The starting point for a new strategy is a clear understanding of the current state of an organization. It also forms a framework for an ongoing assessment of change. This understanding of the current organization combined with a clear strategic goal and vision of what success would look like, allows an analysis of the gaps that need to be filled to deliver the new strategy. To perform this assessment, I have used a framework consisting of three elements: organizational design, organizational characteristics and organizational conditions.
Organizational design describes what the organization currently looks like – what is the structure, who are the people and resources available, what are the organization’s competencies, etc. The analysis of the organization design should be a full inventory of what makes up the organization and involves answering the following questions:
How are the members organized into departments,divisions, etc.? How is the team (matrix) structure organized?
What are the key processes that drive the business?
What is the organization’s culture and environment?
What skills, competencies and technologies does the organization have to execute their strategy?
Who are the key talent and effective strategic leaders?
Once a leader has an in depth understanding of their current organization design (current state), the next analysis is to identify the organization design that is required to deliver their strategic intent and strategic goals (future state). In a similar way to the current state the future state analysis should answer the following questions:
What is the optimal way of organizing the members of the organization into departments,divisions, etc.? How should the team (matrix) structure be organized?
What processes need to be standardized and agreed? What decision making processes are required?
What culture or environment needs to be established to deliver the strategic goals?
What skills, competencies and technology does the organization need to execute the strategy?
What talent and leadership behaviors need to part of the organization?
There are a number of organizational characteristics that should be part of an analysis of current state including the following: type of organization (for profit, academic, government, not for profit, etc); maturity of company (start-up, growing or mature company); type of activities they are engaged in (research, development, manufacturing, marketing or sales) and industry or area of interest (e.g., pharmaceutical, automotive, oil and gas, etc.). Strategic leaders should assess and clearly understand each of these characteristics. This understanding of the current organizational characteristics can provide both opportunity and challenges for strategic leaders. Each of these characteristics should be assessed and clearly understood and each can provide both opportunity and challenges for strategic leaders. For example, start-up organizations are very much focused on their initial business plan, obtaining venture capital and actually putting together a viable organization. In my experience, these organizations tend to not have a great interest in leadership productivity as they are so focused on product and getting it to market. There is an opportunity for development of leaders here because bad leadership can have a major impact on the whole organization and the implementation of the business plan.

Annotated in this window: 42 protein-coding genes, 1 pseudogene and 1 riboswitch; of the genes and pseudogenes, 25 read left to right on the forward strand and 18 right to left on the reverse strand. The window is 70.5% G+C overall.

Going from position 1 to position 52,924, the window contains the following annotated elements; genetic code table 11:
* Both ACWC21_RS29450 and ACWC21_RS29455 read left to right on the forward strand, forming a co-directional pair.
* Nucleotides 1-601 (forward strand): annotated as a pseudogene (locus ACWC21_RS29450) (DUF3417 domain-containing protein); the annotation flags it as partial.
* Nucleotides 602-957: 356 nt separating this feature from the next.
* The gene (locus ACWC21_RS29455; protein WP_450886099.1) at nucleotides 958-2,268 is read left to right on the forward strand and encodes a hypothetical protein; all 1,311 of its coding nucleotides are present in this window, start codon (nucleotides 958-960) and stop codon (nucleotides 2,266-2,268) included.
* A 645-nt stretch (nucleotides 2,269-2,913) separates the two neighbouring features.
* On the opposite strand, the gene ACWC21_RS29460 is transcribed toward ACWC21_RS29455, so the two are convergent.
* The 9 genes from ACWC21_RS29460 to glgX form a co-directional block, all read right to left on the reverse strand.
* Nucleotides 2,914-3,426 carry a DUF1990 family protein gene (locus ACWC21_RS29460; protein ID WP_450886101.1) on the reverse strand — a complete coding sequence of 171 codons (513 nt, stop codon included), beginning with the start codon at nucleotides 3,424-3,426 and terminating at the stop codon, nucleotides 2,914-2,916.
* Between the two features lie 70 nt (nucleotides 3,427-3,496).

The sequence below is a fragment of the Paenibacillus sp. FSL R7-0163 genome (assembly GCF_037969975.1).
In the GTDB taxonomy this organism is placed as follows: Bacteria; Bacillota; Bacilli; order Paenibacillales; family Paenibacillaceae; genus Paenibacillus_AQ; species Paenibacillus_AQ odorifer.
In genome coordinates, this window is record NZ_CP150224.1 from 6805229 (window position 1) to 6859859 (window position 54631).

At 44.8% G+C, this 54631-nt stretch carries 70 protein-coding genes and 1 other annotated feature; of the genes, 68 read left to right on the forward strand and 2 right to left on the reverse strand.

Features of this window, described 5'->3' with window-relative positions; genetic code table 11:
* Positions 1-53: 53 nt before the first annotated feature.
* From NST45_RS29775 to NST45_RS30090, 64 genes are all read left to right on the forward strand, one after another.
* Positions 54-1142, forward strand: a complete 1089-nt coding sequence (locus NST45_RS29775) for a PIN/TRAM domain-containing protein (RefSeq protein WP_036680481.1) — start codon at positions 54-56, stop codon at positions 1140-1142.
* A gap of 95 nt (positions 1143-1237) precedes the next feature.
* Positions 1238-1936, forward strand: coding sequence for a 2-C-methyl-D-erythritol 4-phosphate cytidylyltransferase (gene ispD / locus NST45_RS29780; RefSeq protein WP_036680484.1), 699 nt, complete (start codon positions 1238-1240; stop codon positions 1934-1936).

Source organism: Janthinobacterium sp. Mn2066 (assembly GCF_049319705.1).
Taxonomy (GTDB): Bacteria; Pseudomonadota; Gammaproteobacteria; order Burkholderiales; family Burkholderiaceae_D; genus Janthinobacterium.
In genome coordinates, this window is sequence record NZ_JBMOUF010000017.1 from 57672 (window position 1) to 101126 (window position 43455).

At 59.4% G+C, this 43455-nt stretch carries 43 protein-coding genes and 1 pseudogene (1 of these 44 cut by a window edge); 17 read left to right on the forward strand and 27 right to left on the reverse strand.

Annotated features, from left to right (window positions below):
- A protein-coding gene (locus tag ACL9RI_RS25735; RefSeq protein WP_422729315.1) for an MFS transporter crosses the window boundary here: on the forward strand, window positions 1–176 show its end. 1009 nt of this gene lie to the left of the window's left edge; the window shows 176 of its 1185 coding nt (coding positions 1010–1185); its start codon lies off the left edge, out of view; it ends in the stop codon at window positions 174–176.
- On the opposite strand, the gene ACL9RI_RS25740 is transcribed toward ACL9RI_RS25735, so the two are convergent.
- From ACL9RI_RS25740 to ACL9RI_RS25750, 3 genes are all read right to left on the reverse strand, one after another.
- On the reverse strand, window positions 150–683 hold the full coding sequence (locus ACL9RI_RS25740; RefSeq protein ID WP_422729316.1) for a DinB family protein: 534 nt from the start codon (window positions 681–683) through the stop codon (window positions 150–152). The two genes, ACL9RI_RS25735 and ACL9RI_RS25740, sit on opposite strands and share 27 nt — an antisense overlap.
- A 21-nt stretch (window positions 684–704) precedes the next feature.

Another aspect to analyzing the current state of an organization is to consider organizational conditions including the organizational culture. This relates to the current environment in the organization and the levels of engagement of the people in it. Employee engagement is a key driver of productivity and often determines whether you can retain your key talent. Strategic Leaders should be aware of the “temperature” of their organization. The impact of strategic leaders can be significantly affected by the mood of their people.
A second aspect to organizational conditions that should be assessed is the organizations readiness to change. Change management is an important skill for strategic leaders. Delivering strategic goals will inevitably result in the need for an organization to change from its current state to a desired state. A leader needs to use system thinking in decision making as it relates to integrated organizational change. Decisions are required on what change is needed and the intent may be to evolve the current state or radically transform the business. There are elements of any system that can be changed to reach a desired new state and to impact productivity and many levers can be pulled. In my experience, there is a tendency to pull one or two of the levers independently without a full understanding of the impact on the whole system.
Successful strategic leaders have a good understanding of the current design, characteristics and conditions of their organization. They also have a clear vision of where their organizations need to be to deliver on their purpose and strategic goals. Finally, they are able to manage the changes needed to bridge the gaps between the current state to a new desired future state.
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